Saturday, July 11, 2009

Utah Congressman Jason Chaffetz Co-Sponsoring The Birthright Citizenship Act Of 2009; Rob Bishop And Jim Matheson MIA On This Issue


Utah's Third District Congressman Jason Chaffetz has signed onto legislation that would only allow those born in the United States to legal residents to be considered American citizens. Chaffetz is one of 78 co-sponsors of H.R. 1868, entitled "The Birthright Citizenship Act of 2009". It would eliminate birthright citizenship for children born to undocumented immigrants in the U.S. Current U.S. law automatically recognizes any person born on American soil as a natural born citizen. Under the bill, only children with at least one parent who is a U.S. citizen, a legal permanent resident, or an undocumented immigrant serving in the military would be considered citizens. Media stories published by the Salt Lake Tribune and KTVX Channel 4.

This action is in fulfillment of a campaign promise to back a change to allow only those born to at least one U.S. citizen or legal permanent resident to be considered a citizen. This would cut down on "anchor babies". But conspicuous by their absence from the list of co-sponsors are the two other members of Utah's U.S. House delegation, Republican Rob Bishop and Democrat Jim Matheson.

H.R. 1868 is one of four other prospective bills which, in the opinion of Numbers USA, would effectively reform immigration. Chaffetz is listed as supporting two of them; one to end chain migration, and another to end the visa lottery. Neither Bishop nor Matheson support any of the other bills.

Here's how Americans for Better Immigration grade Utah's entire Congressional delegation (these are career grades):

-- Jason Chaffetz: A+ steady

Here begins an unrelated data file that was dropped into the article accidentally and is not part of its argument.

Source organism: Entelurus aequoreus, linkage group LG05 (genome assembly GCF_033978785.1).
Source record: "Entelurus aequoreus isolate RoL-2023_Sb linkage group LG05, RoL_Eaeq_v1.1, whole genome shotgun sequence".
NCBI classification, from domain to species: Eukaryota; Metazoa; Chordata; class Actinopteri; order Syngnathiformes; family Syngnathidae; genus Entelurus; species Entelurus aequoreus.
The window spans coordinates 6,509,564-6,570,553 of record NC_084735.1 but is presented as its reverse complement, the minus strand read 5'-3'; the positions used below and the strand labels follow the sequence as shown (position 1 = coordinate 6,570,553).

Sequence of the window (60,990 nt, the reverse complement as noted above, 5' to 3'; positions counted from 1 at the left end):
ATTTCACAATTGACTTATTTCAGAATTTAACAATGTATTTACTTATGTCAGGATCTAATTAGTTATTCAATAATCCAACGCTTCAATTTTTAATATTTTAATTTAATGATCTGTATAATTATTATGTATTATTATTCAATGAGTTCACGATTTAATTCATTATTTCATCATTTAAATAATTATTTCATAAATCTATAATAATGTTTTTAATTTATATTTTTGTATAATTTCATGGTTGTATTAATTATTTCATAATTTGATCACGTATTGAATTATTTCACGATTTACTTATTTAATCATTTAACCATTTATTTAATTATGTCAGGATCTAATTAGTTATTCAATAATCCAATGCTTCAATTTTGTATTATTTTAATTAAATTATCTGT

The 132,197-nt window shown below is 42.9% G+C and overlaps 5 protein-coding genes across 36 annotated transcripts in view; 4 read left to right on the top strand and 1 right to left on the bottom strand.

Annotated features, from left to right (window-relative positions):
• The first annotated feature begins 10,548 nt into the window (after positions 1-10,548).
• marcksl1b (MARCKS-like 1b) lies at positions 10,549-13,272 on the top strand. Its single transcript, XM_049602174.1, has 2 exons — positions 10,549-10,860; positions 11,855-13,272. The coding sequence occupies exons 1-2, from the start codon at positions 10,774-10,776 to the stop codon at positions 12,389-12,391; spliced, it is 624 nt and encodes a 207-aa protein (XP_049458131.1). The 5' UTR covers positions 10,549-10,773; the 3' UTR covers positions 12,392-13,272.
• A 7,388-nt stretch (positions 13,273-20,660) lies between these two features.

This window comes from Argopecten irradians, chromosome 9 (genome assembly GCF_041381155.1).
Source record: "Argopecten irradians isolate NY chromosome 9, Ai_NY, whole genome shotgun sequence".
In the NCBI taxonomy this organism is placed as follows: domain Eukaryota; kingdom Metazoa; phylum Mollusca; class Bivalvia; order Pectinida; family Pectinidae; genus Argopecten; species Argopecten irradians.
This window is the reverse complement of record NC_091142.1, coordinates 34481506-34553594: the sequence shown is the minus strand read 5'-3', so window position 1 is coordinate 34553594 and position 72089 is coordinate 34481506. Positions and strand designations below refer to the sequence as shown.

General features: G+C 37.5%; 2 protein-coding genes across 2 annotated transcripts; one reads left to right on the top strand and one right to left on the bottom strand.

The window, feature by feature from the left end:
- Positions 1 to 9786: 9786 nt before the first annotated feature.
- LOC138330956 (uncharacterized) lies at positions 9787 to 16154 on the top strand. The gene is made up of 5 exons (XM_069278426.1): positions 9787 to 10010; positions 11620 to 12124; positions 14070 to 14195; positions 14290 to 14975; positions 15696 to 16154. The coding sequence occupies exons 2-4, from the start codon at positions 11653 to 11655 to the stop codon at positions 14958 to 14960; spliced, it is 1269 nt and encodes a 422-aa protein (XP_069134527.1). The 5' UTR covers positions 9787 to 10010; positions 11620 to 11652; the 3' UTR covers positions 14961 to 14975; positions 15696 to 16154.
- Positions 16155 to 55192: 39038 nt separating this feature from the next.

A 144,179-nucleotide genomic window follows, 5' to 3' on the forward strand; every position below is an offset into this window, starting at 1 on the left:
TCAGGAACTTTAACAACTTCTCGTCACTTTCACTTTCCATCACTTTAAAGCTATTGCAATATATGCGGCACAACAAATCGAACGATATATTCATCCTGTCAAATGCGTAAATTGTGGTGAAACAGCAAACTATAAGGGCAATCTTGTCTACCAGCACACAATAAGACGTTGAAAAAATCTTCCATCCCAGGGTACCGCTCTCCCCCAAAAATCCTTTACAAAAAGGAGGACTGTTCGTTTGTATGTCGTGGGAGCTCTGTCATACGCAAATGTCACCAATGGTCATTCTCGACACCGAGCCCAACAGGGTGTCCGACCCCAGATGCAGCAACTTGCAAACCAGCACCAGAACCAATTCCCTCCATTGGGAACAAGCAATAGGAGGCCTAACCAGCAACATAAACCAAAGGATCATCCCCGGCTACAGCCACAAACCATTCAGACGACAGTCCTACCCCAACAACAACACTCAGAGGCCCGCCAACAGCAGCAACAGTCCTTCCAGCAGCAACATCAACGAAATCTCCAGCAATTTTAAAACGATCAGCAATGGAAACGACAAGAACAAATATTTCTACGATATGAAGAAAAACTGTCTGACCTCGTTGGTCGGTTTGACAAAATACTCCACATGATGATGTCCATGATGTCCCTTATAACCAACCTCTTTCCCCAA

-- Rob Bishop: B steady, too sympathetic towards "guest workers"
-- Jim Matheson: C+ but improving
-- Bob Bennett: C- steady, Utah's worst lawmaker on immigration
-- Orrin Hatch: C but improving

There is one possible complication; this bill might be held in a court challenge to conflict with the 14th Amendment of the U.S. Constitution, which states in Section I "All persons born or naturalized in the United States, and subject to the jurisdiction thereof, are citizens of the United States and of the State wherein they reside". This looks like a blanket statement, and the Amendment might have to be changed to make the law work. Chaffetz said he would also support a constitutional amendment. But such an amendment would require two-thirds approval in Congress and ratification by 38 states. Chaffetz admits the measure isn't likely to go anywhere right away.

But Jason Chaffetz is at least in tune with majority public sentiment in the state. In an unscientific poll run by KTVX (on their main page), 69 percent of respondents think that children born of illegal immigrant parents inside the U.S. should be denied automatic citizenship.

Click HERE to find out how to contact your members of Congress. If they're co-sponsoring the bill, thank them. If not, encourage them to get on board.

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